I. Focus Group Guide
Questions in this interview guide follow the topical areas covered in the desktop diagnostic. Questions presented aim to solicit feedback about how and to what extent the growth, or lack thereof, of female-owned firms may have been influenced by gender-related factors. Questions also seek to identify barriers women confront based on the country’s legal and regulatory frameworks and how they adapt to them and the extent to which they can obtain financial services and credit, save money, access markets, and gain the skills necessary to grow their businesses. Overall, these questions help reveal social norms that may prevent women from using digital technology in their business operations, evaluate how advanced women are in employing technology-enabled financial services, and gather information on their use of technologies such as email, social media, ecommerce, and business websites to access new customers and markets
Questions provided are intended for focus group discussions with women who own and/or managing MSMEs in either urban or rural settings. Participants in these discussions should reflect the characteristics of the project’s target population in terms of business size, years in operation, number of employees, sectors, and revenue. If a target population has not been determined, it is important to segment the group based on projected profiles of beneficiaries that may be targeted, because constraints will vary by subgroup (urban/rural, micro/SME, and so on).
II. Interview Guide
Individual interviews with government officials are intended to solicit firsthand information about current public programs or reforms that support women entrepreneurs as well as about the extent to which public entities are aware of and working to close gender gaps pertaining to entrepreneurship. Questions assess the extent to which the government is working to improve women’s economic participation through specific programs and what results, if any, have been achieved. Ultimately, the questions seek to reveal whether addressing gender gaps in entrepreneurship is a government priority and whether the government programs in place and specific measures being taken are benefiting women entrepreneurs. Questions about technology are integrated and evaluate the extent to which the government uses and promotes technology to support female entrepreneurs.
The questions are intended for government administrators, ideally in the Ministry of Economy, Small Business Administration (if applicable), Ministry of Industry, Ministry of Finance, Financial Consumer Protection Agency, and Central Bank. If a Ministry for Women’s Affairs exists, it is important to determine prior to the interview whether its focus includes female entrepreneurship and, if so, the types of programs and activities it pursues. Include a wide range of government representatives in terms of seniority, gender, and agencies.
III. Focus Group Guide
Questions in this section assess the range of services that support organizations provide to female entrepreneurs and seek to reveal the organizations’ views on the entrepreneurial ecosystem within their communities. Questions focus on laws and regulations as they relate to women business owners, government-sponsored programs to facilitate entrepreneurship, the support organizations’ relationships with financial institutions, angel investors, and other early-stage financing vehicles. They also probe into programs that support women’s access to finance, skills, and markets. In addition, technology-related questions seek to reveal the degree to which organizations deploy technology to support female entrepreneurs.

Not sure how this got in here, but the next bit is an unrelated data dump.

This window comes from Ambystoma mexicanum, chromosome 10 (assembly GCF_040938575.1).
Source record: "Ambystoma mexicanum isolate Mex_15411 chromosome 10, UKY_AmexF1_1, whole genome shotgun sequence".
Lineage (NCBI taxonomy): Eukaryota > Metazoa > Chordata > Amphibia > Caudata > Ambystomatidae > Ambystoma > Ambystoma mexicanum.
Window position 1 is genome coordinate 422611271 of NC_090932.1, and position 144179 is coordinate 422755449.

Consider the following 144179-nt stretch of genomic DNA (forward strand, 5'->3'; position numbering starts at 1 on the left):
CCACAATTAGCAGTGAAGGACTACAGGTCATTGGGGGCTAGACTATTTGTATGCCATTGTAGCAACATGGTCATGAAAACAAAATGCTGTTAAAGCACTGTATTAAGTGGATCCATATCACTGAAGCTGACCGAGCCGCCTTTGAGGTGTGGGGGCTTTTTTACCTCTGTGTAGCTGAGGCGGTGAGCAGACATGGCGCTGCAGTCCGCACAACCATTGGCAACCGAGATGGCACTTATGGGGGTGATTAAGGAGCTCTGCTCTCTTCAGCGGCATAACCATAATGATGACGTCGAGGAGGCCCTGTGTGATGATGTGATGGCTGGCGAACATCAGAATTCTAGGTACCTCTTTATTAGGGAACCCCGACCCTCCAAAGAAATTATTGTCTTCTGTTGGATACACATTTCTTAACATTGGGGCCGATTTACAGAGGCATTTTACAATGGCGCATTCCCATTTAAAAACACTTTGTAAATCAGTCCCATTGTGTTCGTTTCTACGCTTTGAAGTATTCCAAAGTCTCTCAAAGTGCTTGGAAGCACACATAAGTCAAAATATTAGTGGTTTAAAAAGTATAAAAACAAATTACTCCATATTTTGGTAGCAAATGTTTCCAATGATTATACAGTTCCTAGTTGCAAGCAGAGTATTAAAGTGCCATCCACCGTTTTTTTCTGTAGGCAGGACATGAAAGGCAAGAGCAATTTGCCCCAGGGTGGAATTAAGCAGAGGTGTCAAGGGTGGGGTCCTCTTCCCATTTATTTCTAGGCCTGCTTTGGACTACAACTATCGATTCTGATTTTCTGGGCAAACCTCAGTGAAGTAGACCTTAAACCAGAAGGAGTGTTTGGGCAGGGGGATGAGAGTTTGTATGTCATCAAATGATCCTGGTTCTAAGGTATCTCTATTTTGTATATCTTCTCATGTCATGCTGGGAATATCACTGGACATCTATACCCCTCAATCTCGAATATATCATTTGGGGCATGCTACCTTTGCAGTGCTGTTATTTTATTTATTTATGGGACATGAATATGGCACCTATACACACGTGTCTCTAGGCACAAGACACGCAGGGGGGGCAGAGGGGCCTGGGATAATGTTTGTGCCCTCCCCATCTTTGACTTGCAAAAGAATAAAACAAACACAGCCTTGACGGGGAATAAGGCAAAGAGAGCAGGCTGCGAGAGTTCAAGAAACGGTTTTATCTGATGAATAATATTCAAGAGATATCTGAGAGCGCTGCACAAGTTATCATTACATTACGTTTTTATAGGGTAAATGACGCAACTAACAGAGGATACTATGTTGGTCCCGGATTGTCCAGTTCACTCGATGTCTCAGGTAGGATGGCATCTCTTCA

Participants in this focus group should include local and international NGOs that implement SME development programs, business associations, chambers of commerce, or other support organizations that specifically include or serve WSMEs. The ideal participant assembly will include a wide range of stakeholders representing various support organizations.
IV. Focus Group Guide
Questions for private sector entities elicit information about businesses´ interactions with WSMEs. The aim here is to understand the level of engagement between large firms and women entrepreneurs, whether the firms offer special programs or participate in activities that support female entrepreneurs, and more specifically whether these activities deploy digital technology. Particular attention is paid to the country’s key value chains, especially those in agriculture and light manufacturing. Where relevant, the role of women in the gig economy will also be addressed.
Questions also seek to understand attitudes toward women-owned businesses and barriers firms identify in doing business with WSMEs: from providing them with services to using them as suppliers. They also look into company policies and practices, including whether they track relevant gender data on percentage of female suppliers or customers and other information.
Participants in this discussion group should include business managers, procurement officers, and industry representatives; key members of the financial sector from commercial banks, microfinance institutions, co-ops, and credit unions; and digital financial service providers, including mobile network operators (MNOs) and fintechs that may potentially work with WSMEs or on WSME-related financing initiatives. If determined relevant, teams should also consider meeting with telecommunications companies. The exact composition of these groups will depend on the nature of the project, but they should not include WSMEs, in order to offer space for independent information gathering from private sector partners.